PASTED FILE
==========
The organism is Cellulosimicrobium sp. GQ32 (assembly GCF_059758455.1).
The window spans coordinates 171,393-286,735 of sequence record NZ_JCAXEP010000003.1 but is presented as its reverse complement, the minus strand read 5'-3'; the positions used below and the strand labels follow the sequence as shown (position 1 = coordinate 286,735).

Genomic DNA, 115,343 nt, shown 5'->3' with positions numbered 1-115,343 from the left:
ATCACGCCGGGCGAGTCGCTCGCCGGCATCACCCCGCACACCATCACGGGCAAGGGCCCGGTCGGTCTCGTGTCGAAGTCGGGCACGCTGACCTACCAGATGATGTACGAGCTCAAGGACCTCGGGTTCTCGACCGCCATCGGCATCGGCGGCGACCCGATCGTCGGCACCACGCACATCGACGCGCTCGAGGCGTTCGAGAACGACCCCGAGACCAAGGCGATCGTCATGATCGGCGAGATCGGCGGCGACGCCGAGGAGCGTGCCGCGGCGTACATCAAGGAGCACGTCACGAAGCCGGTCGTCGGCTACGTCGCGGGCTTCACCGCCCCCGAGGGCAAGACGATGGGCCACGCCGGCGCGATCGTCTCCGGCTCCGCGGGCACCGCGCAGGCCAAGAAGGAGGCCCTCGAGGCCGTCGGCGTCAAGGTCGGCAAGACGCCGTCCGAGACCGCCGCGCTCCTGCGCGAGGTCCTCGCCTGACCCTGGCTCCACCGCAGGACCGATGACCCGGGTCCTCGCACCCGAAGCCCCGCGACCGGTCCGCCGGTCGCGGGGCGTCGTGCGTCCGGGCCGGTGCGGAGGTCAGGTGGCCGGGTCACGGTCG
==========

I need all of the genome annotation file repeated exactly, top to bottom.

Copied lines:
The organism is Cellulosimicrobium sp. GQ32 (assembly GCF_059758455.1).
The window spans coordinates 171,393-286,735 of sequence record NZ_JCAXEP010000003.1 but is presented as its reverse complement, the minus strand read 5'-3'; the positions used below and the strand labels follow the sequence as shown (position 1 = coordinate 286,735).

Genomic DNA, 115,343 nt, shown 5'->3' with positions numbered 1-115,343 from the left:
ATCACGCCGGGCGAGTCGCTCGCCGGCATCACCCCGCACACCATCACGGGCAAGGGCCCGGTCGGTCTCGTGTCGAAGTCGGGCACGCTGACCTACCAGATGATGTACGAGCTCAAGGACCTCGGGTTCTCGACCGCCATCGGCATCGGCGGCGACCCGATCGTCGGCACCACGCACATCGACGCGCTCGAGGCGTTCGAGAACGACCCCGAGACCAAGGCGATCGTCATGATCGGCGAGATCGGCGGCGACGCCGAGGAGCGTGCCGCGGCGTACATCAAGGAGCACGTCACGAAGCCGGTCGTCGGCTACGTCGCGGGCTTCACCGCCCCCGAGGGCAAGACGATGGGCCACGCCGGCGCGATCGTCTCCGGCTCCGCGGGCACCGCGCAGGCCAAGAAGGAGGCCCTCGAGGCCGTCGGCGTCAAGGTCGGCAAGACGCCGTCCGAGACCGCCGCGCTCCTGCGCGAGGTCCTCGCCTGACCCTGGCTCCACCGCAGGACCGATGACCCGGGTCCTCGCACCCGAAGCCCCGCGACCGGTCCGCCGGTCGCGGGGCGTCGTGCGTCCGGGCCGGTGCGGAGGTCAGGTGGCCGGGTCACGGTCG